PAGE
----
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October 2 through October 8, 2016 is Mental Illness Awareness Week. Each year, the week provides an opportunity to fight stigma, provide support, educate the public and advocate for equal care.
In Vermont, 1 in 5 people are affected by mental illness – approximately 23,000 adults and 6,000 youth and teenagers. One in 17 adults lives with serious mental illness such as schizophrenia, major depression or bipolar disorder. Vermont needs to ensure that adequate funding will be available for mental health treatment and services.
The State of Vermont has become a leader in the nation by establishing community-based mental health treatment designated agencies to serve communities locally. The need for mental health services has grown steadily and even intensively in certain areas. Since Tropical Storm Irene reshaped the banks of our system of care, funding has not matched the needs of the new system for mental health services. Budget shortfalls have eroded the service structure even further, with continually slipping Medicaid reimbursement rates already starting to upset Vermont’s mental health landscape. Cutting mental health services causes unintended consequences that will increase other health care costs in the long run. We need to invest more in effective community services to prevent further services from being washed away.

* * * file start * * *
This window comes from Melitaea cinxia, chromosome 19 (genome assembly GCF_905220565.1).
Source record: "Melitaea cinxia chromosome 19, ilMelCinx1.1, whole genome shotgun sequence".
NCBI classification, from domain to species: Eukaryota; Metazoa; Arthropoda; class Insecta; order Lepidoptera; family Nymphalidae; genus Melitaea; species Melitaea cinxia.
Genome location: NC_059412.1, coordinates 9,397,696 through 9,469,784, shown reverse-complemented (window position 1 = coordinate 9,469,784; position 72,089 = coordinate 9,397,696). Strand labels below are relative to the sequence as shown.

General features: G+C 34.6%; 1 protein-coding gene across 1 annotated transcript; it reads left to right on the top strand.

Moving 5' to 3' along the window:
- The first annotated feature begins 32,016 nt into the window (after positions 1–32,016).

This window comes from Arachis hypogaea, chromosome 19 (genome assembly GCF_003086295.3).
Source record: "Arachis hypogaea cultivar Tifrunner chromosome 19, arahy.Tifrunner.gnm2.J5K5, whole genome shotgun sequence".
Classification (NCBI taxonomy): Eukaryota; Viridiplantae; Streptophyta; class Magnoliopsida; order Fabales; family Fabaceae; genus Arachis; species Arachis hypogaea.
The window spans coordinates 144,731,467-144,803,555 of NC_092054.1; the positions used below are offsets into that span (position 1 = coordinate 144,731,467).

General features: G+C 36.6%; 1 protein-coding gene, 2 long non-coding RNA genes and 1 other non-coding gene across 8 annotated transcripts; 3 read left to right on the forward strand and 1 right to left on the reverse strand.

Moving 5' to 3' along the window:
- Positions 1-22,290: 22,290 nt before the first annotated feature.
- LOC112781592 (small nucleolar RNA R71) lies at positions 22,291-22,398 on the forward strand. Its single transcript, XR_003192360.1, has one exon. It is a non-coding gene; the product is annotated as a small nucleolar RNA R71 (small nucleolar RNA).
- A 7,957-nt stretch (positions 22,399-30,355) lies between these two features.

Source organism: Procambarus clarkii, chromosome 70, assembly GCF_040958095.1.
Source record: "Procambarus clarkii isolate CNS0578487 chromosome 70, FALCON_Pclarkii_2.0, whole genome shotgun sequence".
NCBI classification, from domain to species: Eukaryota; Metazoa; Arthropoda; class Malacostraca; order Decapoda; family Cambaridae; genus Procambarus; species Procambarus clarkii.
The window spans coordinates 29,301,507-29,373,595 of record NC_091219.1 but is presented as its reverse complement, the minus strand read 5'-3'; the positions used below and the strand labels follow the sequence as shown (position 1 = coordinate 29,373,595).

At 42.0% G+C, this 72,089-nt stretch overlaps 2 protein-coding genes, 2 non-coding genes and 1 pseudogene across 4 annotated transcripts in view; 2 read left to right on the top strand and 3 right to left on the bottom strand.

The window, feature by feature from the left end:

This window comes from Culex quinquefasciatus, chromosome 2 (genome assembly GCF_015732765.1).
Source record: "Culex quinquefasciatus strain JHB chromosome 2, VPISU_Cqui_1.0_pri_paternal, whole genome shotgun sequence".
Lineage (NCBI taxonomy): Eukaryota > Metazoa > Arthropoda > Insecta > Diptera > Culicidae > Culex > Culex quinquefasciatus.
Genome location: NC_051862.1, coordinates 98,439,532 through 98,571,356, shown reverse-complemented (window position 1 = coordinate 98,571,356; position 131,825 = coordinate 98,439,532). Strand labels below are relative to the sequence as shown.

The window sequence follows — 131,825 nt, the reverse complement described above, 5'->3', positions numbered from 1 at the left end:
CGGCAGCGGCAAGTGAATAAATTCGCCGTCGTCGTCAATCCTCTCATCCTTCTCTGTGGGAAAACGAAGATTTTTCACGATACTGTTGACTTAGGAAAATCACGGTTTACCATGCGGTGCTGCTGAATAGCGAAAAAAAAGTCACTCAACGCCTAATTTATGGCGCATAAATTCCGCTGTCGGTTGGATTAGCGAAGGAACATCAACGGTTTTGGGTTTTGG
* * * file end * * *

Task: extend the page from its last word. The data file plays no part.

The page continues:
The human impact of underfunded mental health services cannot be understated. Untreated mental health conditions cost our state in emergency rooms, corrections, homeless shelters, law enforcement, schools and other public services. People need prompt, immediate care and should not be waiting in emergency rooms. We need to increase staffing and funding so that acute care and respite beds are available for patients when needed. We need solutions – individuals with mental illness should not have to suffer and wait for care.
Now is the time to focus on an integrated system of health care, where physical, mental, emotional wellbeing and spiritual health services are all working together. Mental health is a health service that needs to be treated the same as other forms of health care.
The need for mental health treatment is on the rise. In Vermont, there are 80 suicides annually. This is higher than the number of motor vehicle deaths or homicides in Vermont. The vast majority of those who die by suicide live with mental illness – often undiagnosed or untreated. Protecting and strengthening state and local mental health services will save lives.
The time to resolve these critical issues are at hand. We have the opportunity to capitalize on recent advances in mental health, and optimize use of the new infrastructure provided by the Department of Mental Health’s designated agencies. Rather than forcing these organizations to do more with less through chronic budget skimming, Vermont must dedicate resources to a mental health system of care that will work.
NAMI Vermont is the independent Vermont chapter of the National Alliance on Mental Illness, a statewide non-profit, grassroots, volunteer organization comprised of family members, friends, and individuals affected by mental illness. As our mission, NAMI Vermont supports, educates and advocates so that all communities, families, and individuals affected by mental illness or mental health challenges can build better lives.